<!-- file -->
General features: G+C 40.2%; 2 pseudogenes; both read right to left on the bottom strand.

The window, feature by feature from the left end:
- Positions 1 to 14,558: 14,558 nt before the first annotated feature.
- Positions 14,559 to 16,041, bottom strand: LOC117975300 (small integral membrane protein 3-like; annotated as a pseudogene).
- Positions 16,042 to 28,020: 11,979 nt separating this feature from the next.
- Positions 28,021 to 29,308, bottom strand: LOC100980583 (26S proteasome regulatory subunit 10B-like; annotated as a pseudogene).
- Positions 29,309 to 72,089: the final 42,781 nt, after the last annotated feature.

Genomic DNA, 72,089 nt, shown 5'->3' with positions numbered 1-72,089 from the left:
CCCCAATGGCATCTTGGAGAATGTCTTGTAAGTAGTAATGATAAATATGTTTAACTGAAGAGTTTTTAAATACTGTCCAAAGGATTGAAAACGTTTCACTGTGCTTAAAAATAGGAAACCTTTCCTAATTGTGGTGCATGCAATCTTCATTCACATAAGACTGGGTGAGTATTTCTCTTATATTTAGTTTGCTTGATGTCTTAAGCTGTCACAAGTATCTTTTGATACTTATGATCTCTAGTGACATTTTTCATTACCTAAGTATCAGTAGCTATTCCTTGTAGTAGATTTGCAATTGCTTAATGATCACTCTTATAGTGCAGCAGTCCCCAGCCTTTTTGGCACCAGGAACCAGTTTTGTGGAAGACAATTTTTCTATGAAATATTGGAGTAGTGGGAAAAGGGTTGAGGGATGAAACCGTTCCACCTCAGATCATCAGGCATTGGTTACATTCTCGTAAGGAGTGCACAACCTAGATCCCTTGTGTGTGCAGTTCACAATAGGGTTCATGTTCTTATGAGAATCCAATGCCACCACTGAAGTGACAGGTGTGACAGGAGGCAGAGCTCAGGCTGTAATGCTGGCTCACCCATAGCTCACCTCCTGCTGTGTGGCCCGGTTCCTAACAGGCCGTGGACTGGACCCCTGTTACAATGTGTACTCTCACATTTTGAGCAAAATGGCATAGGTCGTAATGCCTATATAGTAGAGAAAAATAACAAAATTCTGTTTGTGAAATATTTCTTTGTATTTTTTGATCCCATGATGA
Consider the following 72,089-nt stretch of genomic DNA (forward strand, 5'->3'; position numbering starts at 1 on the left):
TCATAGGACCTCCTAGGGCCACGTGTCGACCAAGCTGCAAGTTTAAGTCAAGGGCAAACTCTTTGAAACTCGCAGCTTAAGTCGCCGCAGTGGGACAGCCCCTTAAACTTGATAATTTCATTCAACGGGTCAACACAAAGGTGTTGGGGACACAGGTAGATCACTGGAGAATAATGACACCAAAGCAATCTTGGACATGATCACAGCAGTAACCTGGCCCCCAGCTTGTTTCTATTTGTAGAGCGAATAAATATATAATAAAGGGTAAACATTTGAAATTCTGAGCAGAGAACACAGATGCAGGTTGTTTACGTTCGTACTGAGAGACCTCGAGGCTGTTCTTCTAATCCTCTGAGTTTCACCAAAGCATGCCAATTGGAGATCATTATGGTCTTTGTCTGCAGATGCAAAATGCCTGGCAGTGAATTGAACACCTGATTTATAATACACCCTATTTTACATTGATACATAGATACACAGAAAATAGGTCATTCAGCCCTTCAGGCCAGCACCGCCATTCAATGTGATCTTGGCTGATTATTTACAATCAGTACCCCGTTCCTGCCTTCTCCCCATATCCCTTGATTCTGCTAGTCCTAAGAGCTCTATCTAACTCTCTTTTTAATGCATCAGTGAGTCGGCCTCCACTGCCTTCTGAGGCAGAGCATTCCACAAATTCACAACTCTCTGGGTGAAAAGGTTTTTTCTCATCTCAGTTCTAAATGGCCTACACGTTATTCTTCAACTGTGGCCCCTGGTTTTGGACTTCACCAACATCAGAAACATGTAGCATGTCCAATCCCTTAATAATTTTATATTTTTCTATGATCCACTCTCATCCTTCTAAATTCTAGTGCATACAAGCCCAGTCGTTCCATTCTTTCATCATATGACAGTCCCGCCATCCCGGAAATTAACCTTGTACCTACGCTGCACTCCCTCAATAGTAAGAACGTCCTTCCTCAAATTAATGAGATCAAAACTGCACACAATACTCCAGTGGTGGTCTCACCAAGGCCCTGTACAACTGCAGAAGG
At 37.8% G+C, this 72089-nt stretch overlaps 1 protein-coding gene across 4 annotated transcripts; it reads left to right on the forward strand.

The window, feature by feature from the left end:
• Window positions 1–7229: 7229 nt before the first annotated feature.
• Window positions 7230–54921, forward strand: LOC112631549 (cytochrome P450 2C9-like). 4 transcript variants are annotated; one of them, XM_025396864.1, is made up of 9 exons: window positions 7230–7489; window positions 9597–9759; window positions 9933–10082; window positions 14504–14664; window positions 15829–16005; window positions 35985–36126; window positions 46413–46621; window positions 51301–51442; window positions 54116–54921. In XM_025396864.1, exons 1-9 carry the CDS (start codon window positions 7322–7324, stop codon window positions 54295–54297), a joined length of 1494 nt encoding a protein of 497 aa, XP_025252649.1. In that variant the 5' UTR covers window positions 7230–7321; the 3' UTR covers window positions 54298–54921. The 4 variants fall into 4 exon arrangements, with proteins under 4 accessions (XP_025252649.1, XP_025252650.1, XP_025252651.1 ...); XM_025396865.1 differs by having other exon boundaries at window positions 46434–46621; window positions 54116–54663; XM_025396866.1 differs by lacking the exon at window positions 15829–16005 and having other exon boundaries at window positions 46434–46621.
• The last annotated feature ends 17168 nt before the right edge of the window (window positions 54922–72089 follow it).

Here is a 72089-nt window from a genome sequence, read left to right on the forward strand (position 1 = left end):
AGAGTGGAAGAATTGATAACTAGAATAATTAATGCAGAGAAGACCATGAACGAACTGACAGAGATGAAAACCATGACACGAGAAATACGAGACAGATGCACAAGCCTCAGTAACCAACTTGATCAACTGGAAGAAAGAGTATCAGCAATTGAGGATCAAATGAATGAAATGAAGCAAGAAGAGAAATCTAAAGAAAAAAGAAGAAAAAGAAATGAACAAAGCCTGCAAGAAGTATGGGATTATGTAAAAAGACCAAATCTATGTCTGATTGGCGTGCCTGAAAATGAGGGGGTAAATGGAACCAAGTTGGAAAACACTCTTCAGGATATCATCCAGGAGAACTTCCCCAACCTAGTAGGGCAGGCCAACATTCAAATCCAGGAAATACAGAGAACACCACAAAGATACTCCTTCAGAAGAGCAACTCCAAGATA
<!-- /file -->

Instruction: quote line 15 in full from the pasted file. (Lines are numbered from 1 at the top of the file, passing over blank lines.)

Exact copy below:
• Window positions 7230–54921, forward strand: LOC112631549 (cytochrome P450 2C9-like). 4 transcript variants are annotated; one of them, XM_025396864.1, is made up of 9 exons: window positions 7230–7489; window positions 9597–9759; window positions 9933–10082; window positions 14504–14664; window positions 15829–16005; window positions 35985–36126; window positions 46413–46621; window positions 51301–51442; window positions 54116–54921. In XM_025396864.1, exons 1-9 carry the CDS (start codon window positions 7322–7324, stop codon window positions 54295–54297), a joined length of 1494 nt encoding a protein of 497 aa, XP_025252649.1. In that variant the 5' UTR covers window positions 7230–7321; the 3' UTR covers window positions 54298–54921. The 4 variants fall into 4 exon arrangements, with proteins under 4 accessions (XP_025252649.1, XP_025252650.1, XP_025252651.1 ...); XM_025396865.1 differs by having other exon boundaries at window positions 46434–46621; window positions 54116–54663; XM_025396866.1 differs by lacking the exon at window positions 15829–16005 and having other exon boundaries at window positions 46434–46621.